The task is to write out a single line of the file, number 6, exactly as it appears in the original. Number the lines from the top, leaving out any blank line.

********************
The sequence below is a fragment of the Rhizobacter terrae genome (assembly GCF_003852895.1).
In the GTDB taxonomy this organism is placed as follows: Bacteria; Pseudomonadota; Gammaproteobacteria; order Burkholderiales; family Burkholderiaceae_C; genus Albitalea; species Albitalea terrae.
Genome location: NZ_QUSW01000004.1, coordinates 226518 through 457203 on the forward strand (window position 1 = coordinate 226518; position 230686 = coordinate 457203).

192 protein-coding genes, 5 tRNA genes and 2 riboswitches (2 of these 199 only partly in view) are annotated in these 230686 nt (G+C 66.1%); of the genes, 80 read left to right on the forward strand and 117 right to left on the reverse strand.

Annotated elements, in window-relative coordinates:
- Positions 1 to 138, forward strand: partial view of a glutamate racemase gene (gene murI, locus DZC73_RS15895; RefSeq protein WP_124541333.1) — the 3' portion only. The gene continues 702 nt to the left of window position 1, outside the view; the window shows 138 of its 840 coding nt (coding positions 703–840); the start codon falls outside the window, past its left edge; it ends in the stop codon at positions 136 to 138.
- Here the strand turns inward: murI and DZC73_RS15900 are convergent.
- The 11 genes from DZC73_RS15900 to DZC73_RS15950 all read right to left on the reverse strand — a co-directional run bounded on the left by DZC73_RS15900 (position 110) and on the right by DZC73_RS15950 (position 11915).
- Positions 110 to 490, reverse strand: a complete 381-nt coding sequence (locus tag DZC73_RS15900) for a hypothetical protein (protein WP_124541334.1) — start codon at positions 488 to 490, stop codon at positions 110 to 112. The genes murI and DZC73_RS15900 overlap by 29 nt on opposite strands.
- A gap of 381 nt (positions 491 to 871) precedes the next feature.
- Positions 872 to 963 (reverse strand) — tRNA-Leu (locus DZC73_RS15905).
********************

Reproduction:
- Positions 1 to 138, forward strand: partial view of a glutamate racemase gene (gene murI, locus DZC73_RS15895; RefSeq protein WP_124541333.1) — the 3' portion only. The gene continues 702 nt to the left of window position 1, outside the view; the window shows 138 of its 840 coding nt (coding positions 703–840); the start codon falls outside the window, past its left edge; it ends in the stop codon at positions 136 to 138.